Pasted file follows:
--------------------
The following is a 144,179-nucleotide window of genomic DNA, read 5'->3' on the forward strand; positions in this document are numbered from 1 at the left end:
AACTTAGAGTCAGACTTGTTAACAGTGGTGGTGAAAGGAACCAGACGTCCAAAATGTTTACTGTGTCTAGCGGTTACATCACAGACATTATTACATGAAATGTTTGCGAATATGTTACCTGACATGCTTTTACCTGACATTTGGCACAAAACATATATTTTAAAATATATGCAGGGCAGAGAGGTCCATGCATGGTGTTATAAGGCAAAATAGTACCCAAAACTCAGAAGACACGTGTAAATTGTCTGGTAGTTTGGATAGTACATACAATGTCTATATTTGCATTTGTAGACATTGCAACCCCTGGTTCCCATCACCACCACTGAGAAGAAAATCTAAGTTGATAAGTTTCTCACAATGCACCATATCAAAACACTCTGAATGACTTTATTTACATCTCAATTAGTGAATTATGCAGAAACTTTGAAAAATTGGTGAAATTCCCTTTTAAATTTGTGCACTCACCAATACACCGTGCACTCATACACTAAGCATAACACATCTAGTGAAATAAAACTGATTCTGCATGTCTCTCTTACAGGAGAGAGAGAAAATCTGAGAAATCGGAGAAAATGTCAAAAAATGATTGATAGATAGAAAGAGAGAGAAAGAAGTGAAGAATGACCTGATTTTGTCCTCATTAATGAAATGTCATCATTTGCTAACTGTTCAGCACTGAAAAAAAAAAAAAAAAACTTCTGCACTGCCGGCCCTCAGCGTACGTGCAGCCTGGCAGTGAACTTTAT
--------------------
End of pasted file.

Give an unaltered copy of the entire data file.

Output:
The following is a 144,179-nucleotide window of genomic DNA, read 5'->3' on the forward strand; positions in this document are numbered from 1 at the left end:
AACTTAGAGTCAGACTTGTTAACAGTGGTGGTGAAAGGAACCAGACGTCCAAAATGTTTACTGTGTCTAGCGGTTACATCACAGACATTATTACATGAAATGTTTGCGAATATGTTACCTGACATGCTTTTACCTGACATTTGGCACAAAACATATATTTTAAAATATATGCAGGGCAGAGAGGTCCATGCATGGTGTTATAAGGCAAAATAGTACCCAAAACTCAGAAGACACGTGTAAATTGTCTGGTAGTTTGGATAGTACATACAATGTCTATATTTGCATTTGTAGACATTGCAACCCCTGGTTCCCATCACCACCACTGAGAAGAAAATCTAAGTTGATAAGTTTCTCACAATGCACCATATCAAAACACTCTGAATGACTTTATTTACATCTCAATTAGTGAATTATGCAGAAACTTTGAAAAATTGGTGAAATTCCCTTTTAAATTTGTGCACTCACCAATACACCGTGCACTCATACACTAAGCATAACACATCTAGTGAAATAAAACTGATTCTGCATGTCTCTCTTACAGGAGAGAGAGAAAATCTGAGAAATCGGAGAAAATGTCAAAAAATGATTGATAGATAGAAAGAGAGAGAAAGAAGTGAAGAATGACCTGATTTTGTCCTCATTAATGAAATGTCATCATTTGCTAACTGTTCAGCACTGAAAAAAAAAAAAAAAAACTTCTGCACTGCCGGCCCTCAGCGTACGTGCAGCCTGGCAGTGAACTTTAT